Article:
It had started out as the Worst-to-First World Series: Twins vs. Braves, 1991. But by Game 7 — what was to become one of the most memorable title clinchers in the history of the sport — it had simply become one of the greatest World Series ever played.
The Braves had a chance to close the Twins out in Game 6, but then Kirby Puckett hit one out in the 11th inning against Charlie Leibrandt. That meant the Series would get the ending it deserved, a Game 7 at the Metrodome — the first Game 7 in Major League Baseball since the Twins and Cardinals had played their own deciding game, under the same dome, four years earlier.
“It was the way it was supposed to end,” Kirby told me later. “We were like kids who didn’t want to go home for dinner.”
So it would come down to Jack Morris against John Smoltz. One future Hall of Famer against another. Smoltz’s record that year was 14-13 (Tom Glavine, Leibrandt and Steve Avery all had more wins), but he had been a horse for Braves manager Bobby Cox, starting 36 games. Morris, though, had been like a handful of aces for Twins manager Tom Kelly. He had gone 19-11 seven years before, when he was helping pitch the Tigers to a World Series championship. He had come to Minnesota that year and gone 18-11, his credentials as a big-game pitcher well established by then. The next year he would be with the Blue Jays, winning 20 games and helping pitch them to their first World Series title.
And what we were reminded of that night, when baseball was as loud as it had ever been inside the Metrodome, was the beauty and drama of a 1-0 game. We didn’t need home runs. We didn’t need a lot of scoring. We had Morris and Smoltz, each trying to pitch the game of his life, putting up one shutout inning after another.
The longer it went like that, with the game scoreless, the louder it became in the Metrodome. The music would blare between innings, and then either Morris or Smoltz would be back on the mound, and the noise would build every time either team got a single baserunner.
The auxiliary press box was behind home plate that night, one of the best big-game seats I ever had. It was after the top of the sixth, with the sound system blaring out “Mony Mony” by Tommy James and the Shondells (you even remember the music from a night like that), that I saw the great baseball writer Jerome Holtzman stomping up the steps toward where I was sitting.
Mr. Holtzman would later make it to Cooperstown as the winner of the J.G. Taylor Spink Award. After his retirement, he would become baseball’s official historian. He was wearing his signature suspenders and already shaking his head before he got to me.
“They’ve turned the freaking World Series into a musical!” he snapped, then turned and went back to his seat to see if somebody might finally score a run, just one, in Game 7.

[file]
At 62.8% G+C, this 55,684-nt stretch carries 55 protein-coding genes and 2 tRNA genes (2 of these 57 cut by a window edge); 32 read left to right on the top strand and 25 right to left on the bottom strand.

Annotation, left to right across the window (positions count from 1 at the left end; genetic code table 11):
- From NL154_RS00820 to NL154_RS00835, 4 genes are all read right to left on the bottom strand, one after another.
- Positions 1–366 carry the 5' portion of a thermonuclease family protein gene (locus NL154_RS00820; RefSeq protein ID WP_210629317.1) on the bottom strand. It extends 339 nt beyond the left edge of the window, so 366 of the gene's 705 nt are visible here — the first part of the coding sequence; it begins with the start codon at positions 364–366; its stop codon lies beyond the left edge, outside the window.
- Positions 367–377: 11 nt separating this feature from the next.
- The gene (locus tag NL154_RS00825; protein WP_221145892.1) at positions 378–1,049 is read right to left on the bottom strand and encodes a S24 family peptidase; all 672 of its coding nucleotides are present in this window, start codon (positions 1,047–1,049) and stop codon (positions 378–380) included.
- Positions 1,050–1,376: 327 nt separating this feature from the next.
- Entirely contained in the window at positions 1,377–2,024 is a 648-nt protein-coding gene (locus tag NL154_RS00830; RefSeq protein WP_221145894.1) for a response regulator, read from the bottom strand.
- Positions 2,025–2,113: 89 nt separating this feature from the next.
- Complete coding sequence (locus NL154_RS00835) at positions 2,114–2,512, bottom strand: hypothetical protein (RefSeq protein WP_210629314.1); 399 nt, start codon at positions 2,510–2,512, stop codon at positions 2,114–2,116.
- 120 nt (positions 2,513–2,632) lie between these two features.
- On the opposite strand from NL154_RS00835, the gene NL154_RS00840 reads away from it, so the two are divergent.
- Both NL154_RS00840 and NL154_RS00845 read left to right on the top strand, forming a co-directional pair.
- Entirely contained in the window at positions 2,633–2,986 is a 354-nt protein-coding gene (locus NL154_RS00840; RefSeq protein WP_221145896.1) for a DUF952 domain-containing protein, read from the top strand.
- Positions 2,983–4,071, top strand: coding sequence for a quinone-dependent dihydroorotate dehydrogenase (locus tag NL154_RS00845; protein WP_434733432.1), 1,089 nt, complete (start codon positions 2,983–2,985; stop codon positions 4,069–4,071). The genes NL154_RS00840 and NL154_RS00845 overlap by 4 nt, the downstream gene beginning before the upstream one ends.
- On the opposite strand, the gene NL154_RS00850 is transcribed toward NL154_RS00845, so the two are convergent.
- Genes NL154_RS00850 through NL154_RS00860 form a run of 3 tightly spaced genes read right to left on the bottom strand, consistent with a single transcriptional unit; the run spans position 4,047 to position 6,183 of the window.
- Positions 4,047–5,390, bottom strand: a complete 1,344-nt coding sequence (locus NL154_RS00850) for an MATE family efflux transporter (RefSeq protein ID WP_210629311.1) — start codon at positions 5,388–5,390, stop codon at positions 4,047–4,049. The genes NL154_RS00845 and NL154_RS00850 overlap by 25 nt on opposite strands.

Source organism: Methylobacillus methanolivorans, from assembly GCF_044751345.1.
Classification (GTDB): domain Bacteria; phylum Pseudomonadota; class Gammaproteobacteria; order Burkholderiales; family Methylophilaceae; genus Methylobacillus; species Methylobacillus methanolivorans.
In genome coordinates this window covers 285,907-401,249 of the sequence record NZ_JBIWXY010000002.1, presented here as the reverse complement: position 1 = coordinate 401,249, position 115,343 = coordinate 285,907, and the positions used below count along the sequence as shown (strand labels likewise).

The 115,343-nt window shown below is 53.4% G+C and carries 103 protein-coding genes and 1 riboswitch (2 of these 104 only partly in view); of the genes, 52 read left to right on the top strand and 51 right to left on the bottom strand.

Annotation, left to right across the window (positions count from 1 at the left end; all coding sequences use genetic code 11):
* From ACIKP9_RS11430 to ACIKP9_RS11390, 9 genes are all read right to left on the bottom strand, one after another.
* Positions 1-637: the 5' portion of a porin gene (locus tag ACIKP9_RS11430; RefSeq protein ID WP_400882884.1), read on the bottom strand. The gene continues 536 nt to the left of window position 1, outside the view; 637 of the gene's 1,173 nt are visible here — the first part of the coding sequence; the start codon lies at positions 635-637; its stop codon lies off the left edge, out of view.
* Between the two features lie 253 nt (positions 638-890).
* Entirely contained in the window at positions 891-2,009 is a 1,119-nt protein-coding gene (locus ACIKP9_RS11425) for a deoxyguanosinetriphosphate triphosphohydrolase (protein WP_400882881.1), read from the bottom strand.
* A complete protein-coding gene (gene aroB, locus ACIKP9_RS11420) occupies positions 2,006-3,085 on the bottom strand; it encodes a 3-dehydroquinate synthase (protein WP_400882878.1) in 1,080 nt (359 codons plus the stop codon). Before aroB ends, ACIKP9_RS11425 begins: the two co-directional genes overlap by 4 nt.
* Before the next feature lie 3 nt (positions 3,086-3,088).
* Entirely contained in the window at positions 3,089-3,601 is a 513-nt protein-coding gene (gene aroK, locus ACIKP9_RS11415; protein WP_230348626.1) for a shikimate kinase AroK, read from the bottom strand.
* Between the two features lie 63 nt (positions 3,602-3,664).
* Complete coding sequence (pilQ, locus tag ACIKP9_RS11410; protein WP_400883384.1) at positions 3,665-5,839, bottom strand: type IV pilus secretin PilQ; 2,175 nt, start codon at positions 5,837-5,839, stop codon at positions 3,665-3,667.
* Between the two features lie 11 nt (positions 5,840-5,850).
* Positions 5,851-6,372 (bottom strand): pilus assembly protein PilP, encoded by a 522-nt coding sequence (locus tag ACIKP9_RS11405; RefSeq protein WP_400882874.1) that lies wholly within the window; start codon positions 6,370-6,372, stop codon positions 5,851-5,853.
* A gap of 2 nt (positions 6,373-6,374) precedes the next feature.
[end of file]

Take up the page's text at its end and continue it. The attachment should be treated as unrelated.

The Braves should have scored in the top of the eighth. Lonnie Smith was on first, running on a straight steal, and Terry Pendleton hit one up the gap that finally rolled to the wall. Smith should have scored easily. But as he came around second, he suddenly stopped, as if he didn’t know where the ball was. When he realized it was rolling around near the outfield wall, he made it to third. Morris pitched out of the inning, which ended with a double play. It was still 0-0. Smith appeared to have been faked out by Twins second baseman Chuck Knoblauch, who made the motion of turning a double play, and Smith stopped long enough to prevent him from scoring. Pendleton would defend him by saying that Smith might have lost the ball in the lights after it came off the bat.
So the game stayed deadlocked, until Gene Larkin won it — and the World Series — for the Twins with a single in the bottom of the 10th.
That was the end of the story. But it wasn’t Kirby Puckett’s favorite part. That had to be the scene that played out in the Twins' dugout before the bottom of the 9th, before Jack Morris went out and finished off his extra-inning, 1-0 shutout in Game 7 of the World Series:
When the Twins came off the field, Morris went to sit at one end of the dugout. He put his head down and began to towel off. Tom Kelly was at the other end. Kirby took a seat in the middle, which is where he was when he saw Kelly start to walk down the dugout in Morris’ direction.
Kirby wasn’t sure if Kelly would ever have thought about taking Morris out of this game after the way he’d pitched. Kirby just assumed Tom was going down there to see how Morris was feeling after the 100-plus pitches he’d already thrown, on his way to 126 in total.
“But knowing Jack,” Kirby said, “all I could think of was that this had a chance to be great.”
In Kirby’s telling, Morris still had his head down, towel over his head, before Kelly ever got to him.
“I still don’t know how he even knew Tom was coming,” Kirby told me.
But he did. And when the Twins manager was about halfway to Morris, Black Jack picked up his head, turned toward him and said, “Don’t even freaking think about it.”
He didn’t exactly say freaking. So Kelly turned around, Morris went back out for the 10th and Larkin got his historic hit. Like another old song said: “Oh, what a night.”